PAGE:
Limitations of a study are crucial part of the study, call them characteristics of your study design, which impact the interpretation of the findings. They challenge generalizability and use of the findings as you had anticipated when selecting the research design. Understanding these limitations helps you to explain to the reader how they impacted the results and the conclusion, in line with your study design.

Is writing Limitations of Study Important?

While some researchers feel that highlighting the limitations in research undermine the value of their studies in the eyes of the reader, the reverse is indeed true. Here are some key reasons why writing limitations in your study important;

  • It show that you understand the research problem well

When you finally present your research findings, the assessment committee expects to see professionally done work. Therefore, carefully presenting the limitations of research implies that you thought about the study problem, did ample review of the related literature, and analysed the selected methods.

  • It helps you to answer the questions that your supervisor might ask

When lecturers mark students’ papers, one of the areas they check keenly is the limitations of the study. So, instead of waiting for your teacher to ask about research limitations, risking lower grades because you ignored the section, you should make sure to include them.

  • Limitations of research studies offer you the chance to point at areas that need further studies

If the limitations you encountered during your study impacted the findings of the research, you could demonstrate how further studies might be crucial in giving answers to unanswered questions.

 

Areas to Consider when writing Limitation of a Study;

1. Methodological Related Limitations

  • Sample Size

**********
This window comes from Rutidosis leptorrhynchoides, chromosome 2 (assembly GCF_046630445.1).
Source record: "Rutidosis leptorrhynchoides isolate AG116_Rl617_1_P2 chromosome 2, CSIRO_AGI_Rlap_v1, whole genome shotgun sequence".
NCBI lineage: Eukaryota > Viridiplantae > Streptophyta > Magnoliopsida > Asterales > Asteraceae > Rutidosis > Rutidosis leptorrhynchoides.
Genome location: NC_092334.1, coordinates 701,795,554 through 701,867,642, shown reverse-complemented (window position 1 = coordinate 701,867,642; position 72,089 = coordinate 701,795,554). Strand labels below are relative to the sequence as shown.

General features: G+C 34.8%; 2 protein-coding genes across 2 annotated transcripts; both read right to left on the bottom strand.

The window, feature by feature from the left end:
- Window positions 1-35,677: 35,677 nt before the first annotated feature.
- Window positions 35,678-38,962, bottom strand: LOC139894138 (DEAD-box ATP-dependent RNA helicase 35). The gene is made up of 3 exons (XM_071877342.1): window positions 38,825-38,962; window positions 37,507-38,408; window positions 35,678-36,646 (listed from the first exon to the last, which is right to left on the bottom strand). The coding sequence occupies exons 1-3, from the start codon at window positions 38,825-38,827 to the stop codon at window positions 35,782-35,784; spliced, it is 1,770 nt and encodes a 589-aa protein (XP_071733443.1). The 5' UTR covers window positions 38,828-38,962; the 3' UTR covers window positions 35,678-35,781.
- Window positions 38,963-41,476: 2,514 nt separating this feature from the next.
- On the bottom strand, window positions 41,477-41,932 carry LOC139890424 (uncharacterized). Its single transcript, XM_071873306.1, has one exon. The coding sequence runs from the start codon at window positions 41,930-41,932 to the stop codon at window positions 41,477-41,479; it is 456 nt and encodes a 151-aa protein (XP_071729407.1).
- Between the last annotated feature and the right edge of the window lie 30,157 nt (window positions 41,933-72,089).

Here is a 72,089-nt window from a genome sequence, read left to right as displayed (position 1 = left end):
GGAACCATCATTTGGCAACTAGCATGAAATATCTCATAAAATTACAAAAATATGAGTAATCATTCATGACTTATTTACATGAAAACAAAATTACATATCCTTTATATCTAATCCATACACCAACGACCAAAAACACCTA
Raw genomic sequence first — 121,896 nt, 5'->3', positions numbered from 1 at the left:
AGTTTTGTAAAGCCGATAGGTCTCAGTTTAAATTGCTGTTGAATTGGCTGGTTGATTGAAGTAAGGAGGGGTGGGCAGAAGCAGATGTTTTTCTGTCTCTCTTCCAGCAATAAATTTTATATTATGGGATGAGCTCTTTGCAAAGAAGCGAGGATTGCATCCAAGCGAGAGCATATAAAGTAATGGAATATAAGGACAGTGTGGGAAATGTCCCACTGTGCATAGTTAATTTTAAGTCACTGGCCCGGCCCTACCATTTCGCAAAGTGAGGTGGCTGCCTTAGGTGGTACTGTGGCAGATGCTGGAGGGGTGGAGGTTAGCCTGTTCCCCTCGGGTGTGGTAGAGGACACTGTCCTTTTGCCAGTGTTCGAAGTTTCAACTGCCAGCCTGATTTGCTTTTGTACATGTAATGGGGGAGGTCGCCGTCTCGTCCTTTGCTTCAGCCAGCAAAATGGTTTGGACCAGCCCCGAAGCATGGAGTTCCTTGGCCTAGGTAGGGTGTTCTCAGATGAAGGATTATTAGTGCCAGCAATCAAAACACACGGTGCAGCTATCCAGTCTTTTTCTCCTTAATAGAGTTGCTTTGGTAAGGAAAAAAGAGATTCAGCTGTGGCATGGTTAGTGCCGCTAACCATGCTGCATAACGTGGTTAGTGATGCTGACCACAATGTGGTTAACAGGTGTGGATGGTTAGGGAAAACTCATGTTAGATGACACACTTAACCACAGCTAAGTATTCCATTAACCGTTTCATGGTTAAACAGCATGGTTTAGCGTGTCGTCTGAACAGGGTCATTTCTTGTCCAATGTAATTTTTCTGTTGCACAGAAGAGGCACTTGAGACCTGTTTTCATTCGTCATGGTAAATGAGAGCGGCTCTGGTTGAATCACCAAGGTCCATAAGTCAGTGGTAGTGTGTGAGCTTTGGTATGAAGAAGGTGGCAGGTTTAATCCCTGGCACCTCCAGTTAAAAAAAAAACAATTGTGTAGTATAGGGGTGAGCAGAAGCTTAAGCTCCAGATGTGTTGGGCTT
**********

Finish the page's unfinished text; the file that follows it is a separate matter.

The number of units that you will use for study is determined by the type of research problem that you are addressing. If the sample is too small, you are likely to find it challenging to establish the relationships between the different variables. Note that if you are doing a qualitative study, the sample size will be less relevant, especially if it was explained well in the research problem.

  • Lack of available or reliable data

If you do not have enough data or it is unreliable, there is a danger of your study’s scope being limited or failing to find meaningful relationship in your study. So, make sure to carefully describe these imitations, explaining why you think the data is unreliable or missing. This is also a perfect opportunity to call for further studies in order to fill the gap.

  • Lack of prior research on the topic

When doing research, you are required to carry a comprehensive review of the available literature to lay a strong foundation for better understanding of the problem being investigated. Depending on the nature and the scope of the topic, it is not uncommon to find areas that are poorly studied. To avoid the problem, you should start by carefully assessing the availability of related studies. For example, you should check with different libraries to establish the availability of prior studies.

  • Measuring the collected data

After interpreting the findings of the study, you might establish that the manner in which you gathered the data limited the ability to do a thorough analysis. For example, you might regret failing to add specific questions that could have helped address an issue that arose later in your research. So, acknowledge this challenge and point at the need for further studies to review the method of data collection.

 

2. Limitations of the Researcher

  • Access

One of the common limitations in research is poor access to things such as documents, organizations or people. In such a situation, you should clearly state the reasons for getting denied access to the targeted source of information.

  • Cultural related bias

Cultural bias is one of the common examples of limitations in research that can have significant implications on a study’s findings. Well, whether people are conscious or not, they always have some biases. In most cases, this is negative, though it is also possible to get positive biases. Be extra careful when proofreading your work to note cases of bias in the selected data, sample or other details. If the resources you are using have instances of bias, ensure to acknowledge and explain your effort to void it.

  • Longitudinal Impacts

Unlike your teacher who can commit years to study a selected problem, the time frame for completing your assignment is likely to be limited. So, be sure to select a topic that does not need a lot of time to complete.

  • Language barrier

If your study involves dealing with people using different languages, communication can be a major barrier. For example, if you are studying the effectiveness of a certain study model on students learning English as a second language, you are likely to experience language related challenges. So, make sure to acknowledge them.

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